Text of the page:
President Trump signed a bill Monday to care for the surviving first responders of the 9/11 terror attacks and their families. The legislation, which the Senate, makes the 9/11 Victims Compensation Fund permanent.
"Our nation owes each of you a profound debt that no words or deeds will ever repay. But we can and we will keep our nation's promise to you," the president said in the White House Rose Garden before signing the bill. "In a few moments I will sign the 9/11 Victims Compensation Fund. This law makes permanent the financial support for families who lost precious loved ones as a result of September 11th attacks. It also provides pensions for those who are suffering from cancer and other illnesses seeming from the toxic debris they were exposed to in the aftermath of the attacks. Many of those affected were firefighters police officers and other first responders.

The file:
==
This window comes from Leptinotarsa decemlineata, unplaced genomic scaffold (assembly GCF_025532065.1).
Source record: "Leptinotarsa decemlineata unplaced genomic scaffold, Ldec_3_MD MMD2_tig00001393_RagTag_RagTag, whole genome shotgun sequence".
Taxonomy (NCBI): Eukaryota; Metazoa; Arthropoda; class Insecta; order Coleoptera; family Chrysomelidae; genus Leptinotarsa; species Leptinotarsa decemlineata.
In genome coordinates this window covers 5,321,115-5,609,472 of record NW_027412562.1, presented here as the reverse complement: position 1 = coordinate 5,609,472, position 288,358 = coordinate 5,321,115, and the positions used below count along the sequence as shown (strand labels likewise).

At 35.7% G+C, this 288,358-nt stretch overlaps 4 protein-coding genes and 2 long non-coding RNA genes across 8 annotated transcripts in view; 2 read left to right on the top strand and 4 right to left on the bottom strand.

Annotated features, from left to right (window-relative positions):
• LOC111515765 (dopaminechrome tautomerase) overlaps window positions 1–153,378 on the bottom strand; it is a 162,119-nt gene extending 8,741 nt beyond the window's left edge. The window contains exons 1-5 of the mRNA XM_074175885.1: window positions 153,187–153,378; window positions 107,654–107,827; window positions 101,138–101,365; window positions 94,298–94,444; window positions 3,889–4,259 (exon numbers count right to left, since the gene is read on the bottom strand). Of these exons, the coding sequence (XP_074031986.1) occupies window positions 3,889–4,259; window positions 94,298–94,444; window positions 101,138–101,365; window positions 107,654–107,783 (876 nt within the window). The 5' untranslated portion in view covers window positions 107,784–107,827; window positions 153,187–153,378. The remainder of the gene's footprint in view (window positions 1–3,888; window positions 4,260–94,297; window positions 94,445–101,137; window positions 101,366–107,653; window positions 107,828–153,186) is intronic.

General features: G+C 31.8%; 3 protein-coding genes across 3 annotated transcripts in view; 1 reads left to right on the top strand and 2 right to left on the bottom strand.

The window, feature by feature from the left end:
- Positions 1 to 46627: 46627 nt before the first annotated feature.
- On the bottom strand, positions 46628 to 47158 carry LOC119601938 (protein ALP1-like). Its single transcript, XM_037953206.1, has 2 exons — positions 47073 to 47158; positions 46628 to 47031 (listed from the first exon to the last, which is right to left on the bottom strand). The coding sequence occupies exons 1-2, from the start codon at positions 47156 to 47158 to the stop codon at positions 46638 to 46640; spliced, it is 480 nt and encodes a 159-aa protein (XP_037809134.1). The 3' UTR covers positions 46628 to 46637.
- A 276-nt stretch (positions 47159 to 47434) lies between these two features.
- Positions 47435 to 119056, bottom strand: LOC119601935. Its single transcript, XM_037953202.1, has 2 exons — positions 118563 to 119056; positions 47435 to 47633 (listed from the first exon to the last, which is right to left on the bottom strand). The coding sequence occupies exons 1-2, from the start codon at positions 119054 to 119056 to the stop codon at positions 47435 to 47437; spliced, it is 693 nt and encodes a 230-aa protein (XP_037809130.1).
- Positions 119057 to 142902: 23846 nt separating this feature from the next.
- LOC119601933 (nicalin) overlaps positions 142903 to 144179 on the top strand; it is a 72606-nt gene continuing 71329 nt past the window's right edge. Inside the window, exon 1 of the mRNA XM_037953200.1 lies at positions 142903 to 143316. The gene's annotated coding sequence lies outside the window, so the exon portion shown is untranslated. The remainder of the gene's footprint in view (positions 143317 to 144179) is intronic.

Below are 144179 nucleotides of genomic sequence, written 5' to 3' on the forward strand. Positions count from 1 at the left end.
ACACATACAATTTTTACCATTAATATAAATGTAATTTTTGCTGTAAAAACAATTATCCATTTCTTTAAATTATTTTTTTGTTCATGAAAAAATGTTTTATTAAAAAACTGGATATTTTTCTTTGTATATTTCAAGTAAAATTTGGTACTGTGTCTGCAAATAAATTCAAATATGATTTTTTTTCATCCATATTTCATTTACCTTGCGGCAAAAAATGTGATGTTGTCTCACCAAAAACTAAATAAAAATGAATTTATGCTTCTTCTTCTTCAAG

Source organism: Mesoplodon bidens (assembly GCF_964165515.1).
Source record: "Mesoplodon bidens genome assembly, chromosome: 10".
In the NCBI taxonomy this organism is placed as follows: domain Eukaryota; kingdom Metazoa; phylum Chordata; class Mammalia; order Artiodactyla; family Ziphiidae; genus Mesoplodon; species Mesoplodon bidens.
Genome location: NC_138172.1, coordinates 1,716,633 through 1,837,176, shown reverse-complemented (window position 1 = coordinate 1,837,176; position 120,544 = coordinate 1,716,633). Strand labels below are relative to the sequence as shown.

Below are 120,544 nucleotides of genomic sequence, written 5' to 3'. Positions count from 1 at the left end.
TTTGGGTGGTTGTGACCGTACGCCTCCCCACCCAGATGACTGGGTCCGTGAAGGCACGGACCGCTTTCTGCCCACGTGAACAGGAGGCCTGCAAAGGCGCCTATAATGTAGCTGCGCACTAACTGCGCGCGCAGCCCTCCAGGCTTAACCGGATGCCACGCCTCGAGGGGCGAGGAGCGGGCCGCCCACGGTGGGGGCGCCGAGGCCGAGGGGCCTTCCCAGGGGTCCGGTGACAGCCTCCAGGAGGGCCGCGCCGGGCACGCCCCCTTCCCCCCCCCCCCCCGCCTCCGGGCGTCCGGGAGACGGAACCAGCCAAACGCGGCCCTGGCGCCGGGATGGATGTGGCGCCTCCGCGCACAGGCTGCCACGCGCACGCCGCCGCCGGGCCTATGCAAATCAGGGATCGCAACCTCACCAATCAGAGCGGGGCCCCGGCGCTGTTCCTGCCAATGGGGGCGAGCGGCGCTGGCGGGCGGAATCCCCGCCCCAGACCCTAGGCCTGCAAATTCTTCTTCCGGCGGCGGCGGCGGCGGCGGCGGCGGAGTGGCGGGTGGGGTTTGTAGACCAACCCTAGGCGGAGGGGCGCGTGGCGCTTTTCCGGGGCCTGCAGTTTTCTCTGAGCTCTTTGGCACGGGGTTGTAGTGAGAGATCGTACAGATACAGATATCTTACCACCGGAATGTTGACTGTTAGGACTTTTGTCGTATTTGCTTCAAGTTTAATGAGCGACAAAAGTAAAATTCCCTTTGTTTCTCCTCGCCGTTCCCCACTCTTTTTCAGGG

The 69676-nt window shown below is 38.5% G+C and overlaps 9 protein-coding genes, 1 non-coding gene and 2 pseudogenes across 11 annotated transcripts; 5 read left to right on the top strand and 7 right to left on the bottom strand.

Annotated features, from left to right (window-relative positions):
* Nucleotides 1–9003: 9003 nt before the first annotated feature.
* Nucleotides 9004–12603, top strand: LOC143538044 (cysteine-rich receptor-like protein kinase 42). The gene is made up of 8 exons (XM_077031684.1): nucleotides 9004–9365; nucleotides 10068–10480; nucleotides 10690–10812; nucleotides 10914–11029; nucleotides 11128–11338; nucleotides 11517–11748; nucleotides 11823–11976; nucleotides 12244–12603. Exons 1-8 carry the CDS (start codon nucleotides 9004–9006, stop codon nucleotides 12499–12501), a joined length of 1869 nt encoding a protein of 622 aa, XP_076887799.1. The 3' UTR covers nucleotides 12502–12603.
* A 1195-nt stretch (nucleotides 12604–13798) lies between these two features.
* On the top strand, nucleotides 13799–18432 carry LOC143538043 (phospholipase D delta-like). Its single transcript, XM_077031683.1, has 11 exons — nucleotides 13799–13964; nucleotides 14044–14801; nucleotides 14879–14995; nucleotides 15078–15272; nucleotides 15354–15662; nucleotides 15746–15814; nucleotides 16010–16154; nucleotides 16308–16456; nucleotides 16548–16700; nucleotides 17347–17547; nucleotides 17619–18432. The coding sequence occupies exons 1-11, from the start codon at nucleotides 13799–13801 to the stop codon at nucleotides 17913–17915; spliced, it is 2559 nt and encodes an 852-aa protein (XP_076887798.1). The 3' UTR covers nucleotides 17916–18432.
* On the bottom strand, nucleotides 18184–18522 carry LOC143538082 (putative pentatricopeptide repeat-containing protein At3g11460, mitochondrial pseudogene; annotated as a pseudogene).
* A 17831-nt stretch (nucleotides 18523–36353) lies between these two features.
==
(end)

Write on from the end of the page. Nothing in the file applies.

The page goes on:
"And I was down there also. But I'm not considering myself a first responder. But I was down there, spent a lot of time down there with you," the president continued.
No Democratic representatives were present for the signing, including the bill's lead sponsor. Jon Stewart, who catapulted the issue to the forefront of the political discussion earlier this month when Congress was stalling on the legislation, was also not there. A White House official claimed every member of Congress was invited to the event, although the House and Senate are in recess and the event was announced last minute.